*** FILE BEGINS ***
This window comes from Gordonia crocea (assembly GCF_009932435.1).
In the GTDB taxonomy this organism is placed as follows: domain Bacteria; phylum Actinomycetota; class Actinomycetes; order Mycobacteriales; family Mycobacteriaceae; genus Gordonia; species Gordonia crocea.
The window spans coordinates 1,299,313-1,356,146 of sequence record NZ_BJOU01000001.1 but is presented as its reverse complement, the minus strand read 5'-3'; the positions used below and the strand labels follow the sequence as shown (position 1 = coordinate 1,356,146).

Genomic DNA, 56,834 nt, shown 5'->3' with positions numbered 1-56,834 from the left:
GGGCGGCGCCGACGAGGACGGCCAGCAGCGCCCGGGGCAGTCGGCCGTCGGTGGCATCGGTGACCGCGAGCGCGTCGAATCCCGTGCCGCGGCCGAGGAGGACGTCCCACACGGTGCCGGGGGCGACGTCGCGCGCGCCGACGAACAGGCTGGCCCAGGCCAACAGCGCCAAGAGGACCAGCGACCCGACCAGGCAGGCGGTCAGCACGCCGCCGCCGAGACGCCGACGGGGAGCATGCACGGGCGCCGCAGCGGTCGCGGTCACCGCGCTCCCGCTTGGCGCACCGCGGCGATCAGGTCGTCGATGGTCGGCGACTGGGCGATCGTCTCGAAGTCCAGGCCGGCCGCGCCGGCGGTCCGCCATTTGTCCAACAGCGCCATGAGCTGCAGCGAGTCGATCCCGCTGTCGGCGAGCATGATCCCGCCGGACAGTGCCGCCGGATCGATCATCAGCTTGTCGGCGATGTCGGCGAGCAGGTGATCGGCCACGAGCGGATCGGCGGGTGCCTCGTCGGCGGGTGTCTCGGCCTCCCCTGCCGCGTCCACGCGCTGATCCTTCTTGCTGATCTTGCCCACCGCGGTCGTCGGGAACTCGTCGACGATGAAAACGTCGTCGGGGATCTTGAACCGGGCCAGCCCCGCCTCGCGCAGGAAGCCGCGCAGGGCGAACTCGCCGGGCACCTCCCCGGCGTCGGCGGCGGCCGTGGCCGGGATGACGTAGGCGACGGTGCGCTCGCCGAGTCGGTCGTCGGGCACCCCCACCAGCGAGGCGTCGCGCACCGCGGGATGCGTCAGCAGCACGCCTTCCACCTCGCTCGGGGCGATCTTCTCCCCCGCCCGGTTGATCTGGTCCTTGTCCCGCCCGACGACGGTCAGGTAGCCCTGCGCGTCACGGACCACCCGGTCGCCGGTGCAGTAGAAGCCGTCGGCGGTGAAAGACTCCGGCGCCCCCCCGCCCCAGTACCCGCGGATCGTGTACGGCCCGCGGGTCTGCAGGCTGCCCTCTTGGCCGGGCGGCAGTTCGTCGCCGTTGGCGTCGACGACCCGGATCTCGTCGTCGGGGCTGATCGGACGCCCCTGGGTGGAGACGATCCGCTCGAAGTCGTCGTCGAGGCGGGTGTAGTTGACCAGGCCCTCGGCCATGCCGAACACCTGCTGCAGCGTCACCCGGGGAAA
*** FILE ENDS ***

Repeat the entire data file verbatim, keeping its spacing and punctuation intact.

This window comes from Gordonia crocea (assembly GCF_009932435.1).
In the GTDB taxonomy this organism is placed as follows: domain Bacteria; phylum Actinomycetota; class Actinomycetes; order Mycobacteriales; family Mycobacteriaceae; genus Gordonia; species Gordonia crocea.
The window spans coordinates 1,299,313-1,356,146 of sequence record NZ_BJOU01000001.1 but is presented as its reverse complement, the minus strand read 5'-3'; the positions used below and the strand labels follow the sequence as shown (position 1 = coordinate 1,356,146).

Genomic DNA, 56,834 nt, shown 5'->3' with positions numbered 1-56,834 from the left:
GGGCGGCGCCGACGAGGACGGCCAGCAGCGCCCGGGGCAGTCGGCCGTCGGTGGCATCGGTGACCGCGAGCGCGTCGAATCCCGTGCCGCGGCCGAGGAGGACGTCCCACACGGTGCCGGGGGCGACGTCGCGCGCGCCGACGAACAGGCTGGCCCAGGCCAACAGCGCCAAGAGGACCAGCGACCCGACCAGGCAGGCGGTCAGCACGCCGCCGCCGAGACGCCGACGGGGAGCATGCACGGGCGCCGCAGCGGTCGCGGTCACCGCGCTCCCGCTTGGCGCACCGCGGCGATCAGGTCGTCGATGGTCGGCGACTGGGCGATCGTCTCGAAGTCCAGGCCGGCCGCGCCGGCGGTCCGCCATTTGTCCAACAGCGCCATGAGCTGCAGCGAGTCGATCCCGCTGTCGGCGAGCATGATCCCGCCGGACAGTGCCGCCGGATCGATCATCAGCTTGTCGGCGATGTCGGCGAGCAGGTGATCGGCCACGAGCGGATCGGCGGGTGCCTCGTCGGCGGGTGTCTCGGCCTCCCCTGCCGCGTCCACGCGCTGATCCTTCTTGCTGATCTTGCCCACCGCGGTCGTCGGGAACTCGTCGACGATGAAAACGTCGTCGGGGATCTTGAACCGGGCCAGCCCCGCCTCGCGCAGGAAGCCGCGCAGGGCGAACTCGCCGGGCACCTCCCCGGCGTCGGCGGCGGCCGTGGCCGGGATGACGTAGGCGACGGTGCGCTCGCCGAGTCGGTCGTCGGGCACCCCCACCAGCGAGGCGTCGCGCACCGCGGGATGCGTCAGCAGCACGCCTTCCACCTCGCTCGGGGCGATCTTCTCCCCCGCCCGGTTGATCTGGTCCTTGTCCCGCCCGACGACGGTCAGGTAGCCCTGCGCGTCACGGACCACCCGGTCGCCGGTGCAGTAGAAGCCGTCGGCGGTGAAAGACTCCGGCGCCCCCCCGCCCCAGTACCCGCGGATCGTGTACGGCCCGCGGGTCTGCAGGCTGCCCTCTTGGCCGGGCGGCAGTTCGTCGCCGTTGGCGTCGACGACCCGGATCTCGTCGTCGGGGCTGATCGGACGCCCCTGGGTGGAGACGATCCGCTCGAAGTCGTCGTCGAGGCGGGTGTAGTTGACCAGGCCCTCGGCCATGCCGAACACCTGCTGCAGCGTCACCCGGGGAAA